We lived in an old, second-story Chicago apartment where watching new cracks form in the plaster became my daily entertainment. I crashed in 2010 and then again in 2012, leaving me stuck at home and in bed, intolerable to sound and unable to sleep. I took combinations of medications and supplements in amounts that could knock out a small elephant. But they often had little to no effect on me. My brain and spinal cord burned with pain; my muscles ached with exhaustion, and I could no longer sit or stand for more than a few minutes. Too weak to talk, I communicated with my mother in Minnesota through texts. Regrettably, I couldn’t bear the idea of hearing the sadness in her voice or the possibility of her seeing me in this condition. My body had given out on me, and I suddenly realized this mysterious ailment wasn’t going away on its own.
Before my illness, I was an occupational therapist, an athlete, a pilates instructor, and the creator of a well-respected exercise DVD. Since I had carved out a unique niche in an up-and-coming health and wellness space, my career path looked bright and full of potential. Then, without warning, it all slipped away.
The illness that derailed me in the prime of my life was chronic Lyme disease. Steeped in medical and political controversy, Lyme disease is an ostracized diagnosis. Physicians are taught that this disease is difficult to acquire and easy to treat. However, nothing could be farther from the truth. Lyme disease can affect every organ, joint and muscle in the body, and its symptoms mimic many other diseases. Sadly, there is no cure and no linear path to healing. At best, there is remission. Lyme is nothing if not unpredictable and destructive.
After the fatigue and pain had beaten me down each day, Tom got what was left of me — which was never very much. Although I was his wife, I was also his patient, and sickness was a prominent third entity in our marriage. I constantly needed his assistance, and therefore I couldn’t tend to his needs or reciprocate his affection. On an occasion, we had rare moments of joy and laughter, but they were always short-lived by a flood of symptoms. There wasn’t anything I could do to change my fate, but Tom, well, he could be spared from this tragedy, I thought. I became convinced I could release him of his caregiver duties if I finished out my remaining days living with my parents in Minnesota, and I prepared myself to tell him to move on with his life and find someone else.
One day, I called Tom into the bedroom and beneath an outpouring of tears, I uttered, “You need to leave me before this ship sinks. I’m not getting any better… you don’t need to sink along with me.”
Quietly, Tom sat on the edge of the bed and listened to me as I continued, “There’s still time to save yourself. You don’t deserve this! You can remarry and have the family you’ve always wanted,” I sobbed, knowing that those things weren’t possible for me.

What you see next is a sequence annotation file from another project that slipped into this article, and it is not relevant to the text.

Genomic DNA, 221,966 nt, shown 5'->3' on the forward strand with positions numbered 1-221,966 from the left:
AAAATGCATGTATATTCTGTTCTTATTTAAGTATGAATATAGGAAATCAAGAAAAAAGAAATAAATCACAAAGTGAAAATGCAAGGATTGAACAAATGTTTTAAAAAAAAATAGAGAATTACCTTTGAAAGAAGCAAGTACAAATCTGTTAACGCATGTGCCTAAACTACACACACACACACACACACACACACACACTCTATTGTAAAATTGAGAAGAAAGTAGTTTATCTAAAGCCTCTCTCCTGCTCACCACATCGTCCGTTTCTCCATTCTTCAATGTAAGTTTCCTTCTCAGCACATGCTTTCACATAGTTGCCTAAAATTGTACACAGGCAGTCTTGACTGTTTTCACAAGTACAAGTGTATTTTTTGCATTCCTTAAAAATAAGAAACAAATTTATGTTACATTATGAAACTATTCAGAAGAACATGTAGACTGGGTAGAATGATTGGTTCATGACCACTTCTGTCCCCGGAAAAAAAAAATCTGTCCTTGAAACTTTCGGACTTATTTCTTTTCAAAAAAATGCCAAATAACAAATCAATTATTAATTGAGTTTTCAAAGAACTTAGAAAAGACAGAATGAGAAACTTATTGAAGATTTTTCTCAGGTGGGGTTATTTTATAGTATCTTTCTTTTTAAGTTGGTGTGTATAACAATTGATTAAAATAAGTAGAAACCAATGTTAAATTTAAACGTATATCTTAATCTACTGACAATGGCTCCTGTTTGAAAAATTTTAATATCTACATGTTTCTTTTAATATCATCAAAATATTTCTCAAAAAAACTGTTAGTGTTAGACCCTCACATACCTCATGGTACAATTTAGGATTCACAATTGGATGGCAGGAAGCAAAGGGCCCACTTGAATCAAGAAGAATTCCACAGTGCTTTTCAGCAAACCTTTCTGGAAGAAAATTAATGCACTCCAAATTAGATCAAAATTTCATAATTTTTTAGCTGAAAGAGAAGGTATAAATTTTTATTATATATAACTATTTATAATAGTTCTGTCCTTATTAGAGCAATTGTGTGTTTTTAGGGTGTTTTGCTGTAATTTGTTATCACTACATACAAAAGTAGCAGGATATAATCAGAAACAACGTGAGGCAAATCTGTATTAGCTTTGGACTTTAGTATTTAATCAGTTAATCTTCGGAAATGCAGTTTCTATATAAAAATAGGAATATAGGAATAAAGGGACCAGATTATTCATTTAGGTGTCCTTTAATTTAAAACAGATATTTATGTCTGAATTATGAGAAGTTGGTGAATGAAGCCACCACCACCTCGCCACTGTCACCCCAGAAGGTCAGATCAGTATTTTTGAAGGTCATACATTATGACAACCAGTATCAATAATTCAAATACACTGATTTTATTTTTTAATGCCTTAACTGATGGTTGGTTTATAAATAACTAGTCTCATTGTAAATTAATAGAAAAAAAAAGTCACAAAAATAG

The heaviness of my words took my breath away as I realized I was letting go of the person I loved most in this world. My heart couldn’t endure the pain, so I covered my head with a blanket; I was no longer able to look at him.
Suddenly, I felt a gentle arm wrap around me and heard these tender words, “Jenny, if you think I’m going to leave you, you don’t know me very well. I’m the type of guy that would sink with the ship. I’m not leaving you. I love you. I need you in my life. Where would I be without you? Probably alone and a lot less happy.”
The tears slowed to a trickle and then halted. Tom could be a little rough around the edges sometimes, and I liked to think I’d softened him up a bit over the years. As an image of us laughing together popped into my mind, a small smile formed on my lips. “That’s true,” I mumbled from under the blanket, “Youwould be alone and a lot less happy without me.”
At that moment, Tom’s words reminded me of my worth in our relationship, which I had unknowingly lost somewhere along the way. I realized Lyme disease might have stolen a lot from me, but it didn’t diminish my value as a woman, wife, friend, or partner. Though, I’m embarrassed to admit I believed the lie that I was somehow “less than” more times than I can count.
Three years into aggressive Lyme disease treatment, and I am still working toward recovery. Though I’ve made great strides, our life together looks nothing like most other couples our age — no children, no financial stability, and no grand plan for the future. We live simple, quiet lives with three dogs and the constant struggle and uncertainty of a chronic illness. During those previous months of intense struggling, I’m thankful Tom refused my offer to leave. I know I would be alone and a lot less happy without him too. Today, there’s a lot of love between us and a mutual understanding that we are stronger together than apart as we continue to fight this ongoing battle.
Please note: This article first appeared on Prohealth.com on July 20th, 2016
Many of us with Lyme disease are on strong antibiotic, antimicrobial, or supplement protocols. As we attack a multitude of infections, we often cycle through periods where we experience gut issues; things like bloating, pain, loss of appetite, difficulty digesting food, constipation, and diarrhea are common complaints.